Banana & Plantain
(Musa acuminata & balbisiana hybrids)
‘Matoke’ or East African Highland Banana
Banana and plantain are perennial crops that take the appearance of trees as they mature. Diverse cultivars are grown. Musa are believed to have originated in Southeast Asia but their introduction into Africa is unclear.
Throughout history Musa has provided humans with food, medicine, clothing, tools, shelter, furniture, paper, and handicrafts. It could be termed the "first fruit crop" as its cultivation originated during a time when hunting and gathering were still the principal means of acquiring food.
Musa are rich in vitamin C, B6, minerals and dietary fibre. They are also a rich energy source, with carbohydrates accounting for 22% and 32% of fruit weight for banana and plantain, respectively.
Banana starch, flour, and chips are processed banana products whose markets are yet to be fully developed.
Banana are grown in nearly 130 countries. Uganda is the largest producer of banana and plantain in sub-Saharan Africa (SSA), followed by Rwanda, Ghana, Nigeria, and Cameroon.
Banana and plantain are cultivated in a wide variety of environments. Plants produce fruit year round, can produce for up to one hundred years and are suitable for intercropping. Vegetative propagation is necessary because they rarely produce seeds and those are not true to variety.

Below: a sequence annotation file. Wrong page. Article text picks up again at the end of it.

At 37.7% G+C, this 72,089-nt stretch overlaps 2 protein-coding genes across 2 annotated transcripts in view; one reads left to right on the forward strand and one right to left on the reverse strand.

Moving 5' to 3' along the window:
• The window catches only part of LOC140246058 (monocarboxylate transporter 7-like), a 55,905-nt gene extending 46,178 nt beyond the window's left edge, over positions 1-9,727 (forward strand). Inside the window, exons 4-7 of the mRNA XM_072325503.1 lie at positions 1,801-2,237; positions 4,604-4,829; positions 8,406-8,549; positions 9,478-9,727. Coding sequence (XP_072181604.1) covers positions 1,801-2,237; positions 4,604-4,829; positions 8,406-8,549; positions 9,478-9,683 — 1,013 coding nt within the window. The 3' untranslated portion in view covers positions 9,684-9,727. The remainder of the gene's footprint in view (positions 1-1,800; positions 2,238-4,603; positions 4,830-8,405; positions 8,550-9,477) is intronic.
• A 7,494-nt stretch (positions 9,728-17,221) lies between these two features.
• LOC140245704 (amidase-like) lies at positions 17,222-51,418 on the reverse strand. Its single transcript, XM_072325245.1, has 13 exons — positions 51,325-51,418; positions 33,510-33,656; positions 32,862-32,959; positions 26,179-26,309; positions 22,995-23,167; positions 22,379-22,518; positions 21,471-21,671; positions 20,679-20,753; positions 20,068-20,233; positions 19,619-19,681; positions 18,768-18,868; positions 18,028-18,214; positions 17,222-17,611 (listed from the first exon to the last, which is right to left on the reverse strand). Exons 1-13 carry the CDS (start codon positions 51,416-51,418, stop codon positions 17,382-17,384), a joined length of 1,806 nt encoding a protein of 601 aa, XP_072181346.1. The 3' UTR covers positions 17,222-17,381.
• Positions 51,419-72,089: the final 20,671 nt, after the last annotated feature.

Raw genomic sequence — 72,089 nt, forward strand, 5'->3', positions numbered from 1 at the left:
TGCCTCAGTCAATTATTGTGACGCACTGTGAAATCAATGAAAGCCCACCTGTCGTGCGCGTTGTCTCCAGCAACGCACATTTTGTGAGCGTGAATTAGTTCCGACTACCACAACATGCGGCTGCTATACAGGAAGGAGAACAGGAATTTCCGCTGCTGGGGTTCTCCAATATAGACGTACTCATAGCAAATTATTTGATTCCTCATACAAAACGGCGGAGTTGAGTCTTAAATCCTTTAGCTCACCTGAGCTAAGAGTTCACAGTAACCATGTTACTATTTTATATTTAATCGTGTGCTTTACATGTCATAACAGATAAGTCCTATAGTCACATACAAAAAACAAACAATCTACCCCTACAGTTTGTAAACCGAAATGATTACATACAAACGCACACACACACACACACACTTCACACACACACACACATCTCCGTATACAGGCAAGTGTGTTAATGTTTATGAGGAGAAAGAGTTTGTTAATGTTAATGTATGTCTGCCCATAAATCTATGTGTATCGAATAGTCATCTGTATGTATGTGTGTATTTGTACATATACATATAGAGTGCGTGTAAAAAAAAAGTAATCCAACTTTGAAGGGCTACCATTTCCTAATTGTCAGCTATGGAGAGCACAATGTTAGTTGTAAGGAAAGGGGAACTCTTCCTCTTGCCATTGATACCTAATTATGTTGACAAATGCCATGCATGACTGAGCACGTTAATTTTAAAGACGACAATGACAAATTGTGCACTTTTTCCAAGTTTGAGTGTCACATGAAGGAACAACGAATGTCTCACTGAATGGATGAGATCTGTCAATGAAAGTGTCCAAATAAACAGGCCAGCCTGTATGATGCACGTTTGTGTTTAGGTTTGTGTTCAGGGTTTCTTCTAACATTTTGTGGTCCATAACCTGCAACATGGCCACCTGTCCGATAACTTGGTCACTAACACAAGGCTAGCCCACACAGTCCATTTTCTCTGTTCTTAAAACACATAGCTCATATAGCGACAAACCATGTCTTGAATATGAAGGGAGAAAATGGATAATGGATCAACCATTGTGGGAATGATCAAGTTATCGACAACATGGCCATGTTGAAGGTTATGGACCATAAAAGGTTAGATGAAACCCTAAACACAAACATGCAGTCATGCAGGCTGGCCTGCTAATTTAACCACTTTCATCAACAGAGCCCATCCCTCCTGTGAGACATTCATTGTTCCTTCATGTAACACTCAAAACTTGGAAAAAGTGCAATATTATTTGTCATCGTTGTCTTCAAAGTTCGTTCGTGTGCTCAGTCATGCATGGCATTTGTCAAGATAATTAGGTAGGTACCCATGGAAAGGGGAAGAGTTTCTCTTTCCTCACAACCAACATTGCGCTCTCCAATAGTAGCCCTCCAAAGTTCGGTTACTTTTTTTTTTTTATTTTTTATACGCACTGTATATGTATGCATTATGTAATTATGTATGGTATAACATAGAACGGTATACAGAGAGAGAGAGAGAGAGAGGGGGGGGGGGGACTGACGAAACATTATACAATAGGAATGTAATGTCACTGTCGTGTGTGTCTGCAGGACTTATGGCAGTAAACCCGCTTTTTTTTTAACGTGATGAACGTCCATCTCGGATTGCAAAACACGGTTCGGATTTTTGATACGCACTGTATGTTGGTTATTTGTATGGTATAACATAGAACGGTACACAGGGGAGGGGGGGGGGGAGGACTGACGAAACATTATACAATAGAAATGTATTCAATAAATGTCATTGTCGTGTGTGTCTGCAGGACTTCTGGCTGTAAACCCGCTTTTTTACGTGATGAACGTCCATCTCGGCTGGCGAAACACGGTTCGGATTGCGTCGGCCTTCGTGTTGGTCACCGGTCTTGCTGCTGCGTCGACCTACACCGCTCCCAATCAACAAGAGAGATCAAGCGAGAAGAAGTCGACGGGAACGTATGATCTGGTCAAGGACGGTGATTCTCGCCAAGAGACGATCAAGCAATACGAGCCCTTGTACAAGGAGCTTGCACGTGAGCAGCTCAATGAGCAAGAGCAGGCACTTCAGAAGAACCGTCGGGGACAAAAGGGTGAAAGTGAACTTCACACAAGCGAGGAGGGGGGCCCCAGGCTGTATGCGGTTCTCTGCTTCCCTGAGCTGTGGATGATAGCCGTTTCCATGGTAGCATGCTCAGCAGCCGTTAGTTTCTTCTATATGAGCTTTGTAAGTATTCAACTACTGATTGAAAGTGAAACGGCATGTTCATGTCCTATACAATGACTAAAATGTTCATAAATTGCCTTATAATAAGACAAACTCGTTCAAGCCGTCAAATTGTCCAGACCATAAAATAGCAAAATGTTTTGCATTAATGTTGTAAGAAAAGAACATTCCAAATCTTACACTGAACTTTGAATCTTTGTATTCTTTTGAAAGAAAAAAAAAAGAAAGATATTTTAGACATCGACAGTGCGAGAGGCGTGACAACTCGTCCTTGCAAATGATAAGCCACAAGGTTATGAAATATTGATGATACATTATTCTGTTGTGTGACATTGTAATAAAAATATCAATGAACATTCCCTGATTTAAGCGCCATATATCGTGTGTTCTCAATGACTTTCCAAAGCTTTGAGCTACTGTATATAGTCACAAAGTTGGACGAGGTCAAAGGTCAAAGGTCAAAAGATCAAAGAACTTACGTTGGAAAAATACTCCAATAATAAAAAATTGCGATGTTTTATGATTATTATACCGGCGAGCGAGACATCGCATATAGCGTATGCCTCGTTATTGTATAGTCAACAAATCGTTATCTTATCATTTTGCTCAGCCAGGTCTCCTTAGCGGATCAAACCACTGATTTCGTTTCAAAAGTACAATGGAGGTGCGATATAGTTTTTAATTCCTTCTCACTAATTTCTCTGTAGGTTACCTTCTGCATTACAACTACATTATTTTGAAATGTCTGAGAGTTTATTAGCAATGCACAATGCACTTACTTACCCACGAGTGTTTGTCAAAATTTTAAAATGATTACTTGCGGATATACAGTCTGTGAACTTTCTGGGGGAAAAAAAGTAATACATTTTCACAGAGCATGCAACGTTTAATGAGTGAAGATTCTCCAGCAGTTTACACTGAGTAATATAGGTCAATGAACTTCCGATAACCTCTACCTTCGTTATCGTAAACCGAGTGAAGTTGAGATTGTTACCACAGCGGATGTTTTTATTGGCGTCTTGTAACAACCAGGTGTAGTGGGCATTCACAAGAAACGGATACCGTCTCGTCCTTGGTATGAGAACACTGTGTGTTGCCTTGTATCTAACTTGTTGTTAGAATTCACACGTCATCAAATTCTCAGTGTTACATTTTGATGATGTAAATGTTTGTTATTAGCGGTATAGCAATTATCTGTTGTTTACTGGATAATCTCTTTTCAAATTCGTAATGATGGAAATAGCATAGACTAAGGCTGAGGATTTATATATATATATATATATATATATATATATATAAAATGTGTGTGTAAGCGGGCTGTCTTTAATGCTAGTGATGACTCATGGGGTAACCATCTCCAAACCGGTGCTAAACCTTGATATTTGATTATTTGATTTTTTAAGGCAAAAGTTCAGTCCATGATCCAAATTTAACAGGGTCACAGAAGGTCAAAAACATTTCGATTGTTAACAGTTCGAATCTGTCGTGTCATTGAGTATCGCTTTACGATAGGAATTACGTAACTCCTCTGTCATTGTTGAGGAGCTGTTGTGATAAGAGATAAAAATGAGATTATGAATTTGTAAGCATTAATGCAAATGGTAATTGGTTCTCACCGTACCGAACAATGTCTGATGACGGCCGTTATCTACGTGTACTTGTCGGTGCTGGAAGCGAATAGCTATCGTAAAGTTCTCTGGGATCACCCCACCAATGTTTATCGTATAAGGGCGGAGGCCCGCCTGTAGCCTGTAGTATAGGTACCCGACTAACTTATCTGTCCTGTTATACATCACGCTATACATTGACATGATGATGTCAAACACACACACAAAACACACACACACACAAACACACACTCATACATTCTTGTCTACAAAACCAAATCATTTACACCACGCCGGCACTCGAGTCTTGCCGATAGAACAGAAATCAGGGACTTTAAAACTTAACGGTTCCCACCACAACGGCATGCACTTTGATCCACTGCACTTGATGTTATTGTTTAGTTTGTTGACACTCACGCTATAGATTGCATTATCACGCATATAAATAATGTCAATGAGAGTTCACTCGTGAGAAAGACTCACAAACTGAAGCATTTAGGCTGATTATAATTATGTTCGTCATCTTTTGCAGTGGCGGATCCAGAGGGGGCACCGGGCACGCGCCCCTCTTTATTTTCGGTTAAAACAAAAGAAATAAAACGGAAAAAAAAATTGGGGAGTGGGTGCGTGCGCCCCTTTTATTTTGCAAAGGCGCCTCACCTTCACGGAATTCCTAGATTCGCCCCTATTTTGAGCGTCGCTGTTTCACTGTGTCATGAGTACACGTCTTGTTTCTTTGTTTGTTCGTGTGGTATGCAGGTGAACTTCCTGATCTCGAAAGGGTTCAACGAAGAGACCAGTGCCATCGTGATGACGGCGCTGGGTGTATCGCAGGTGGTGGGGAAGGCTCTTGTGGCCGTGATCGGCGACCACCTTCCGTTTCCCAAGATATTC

The major banana and plantain pests are the burrowing nematode and the banana weevil. Nematode species attack the plant's roots, resulting in whole plant toppling or reduced yield. The banana weevil, Cosmopolites sordidus, attacks the plant's underground corm, weakening the plant and causing stem breakage.
IITA has also developed and is promoting hot water treatment to rid plants of nematodes and to produce clean planting materials. Another important control tactic is the use of nematode-antagonistic plants that inhibit nematode reproduction.
To combat BXW, IITA is collaborating with partners internationally to develop reliable and cost effective diagnostic tools. Also, a genetic transformation system developed and optimized at IITA can be used to produce BXW-resistant varieties of banana.
IITA has successfully identified variations within the Black Sigatoka species in Africa and the possibility to design new diagnostic tools. Such tools would enhance the capacity of subsequent projects in selected countries in SSA.
Trainer's manual: a training course for banana farmers interested in growing tissue culture bananas. Ibadan, Nigeria. Lule, M., Dubois, T., Coyne, D., Kisitu, D., Kamusiime, H. & Bbemba, J....
Genetic Literacy Project: Ethiopian enset: Can native plants be improved for economic viability?
16 December 2014
Another avenue of research focuses on how to improve the yield and robustness of native crops. Scientists with the International Institute of Tropical Agriculture, a research organization focused on hunger and poverty, are evaluating natural and genetically modified varieties of enset that would withstand a blight of enset and banana called bacterial wilt. Read more.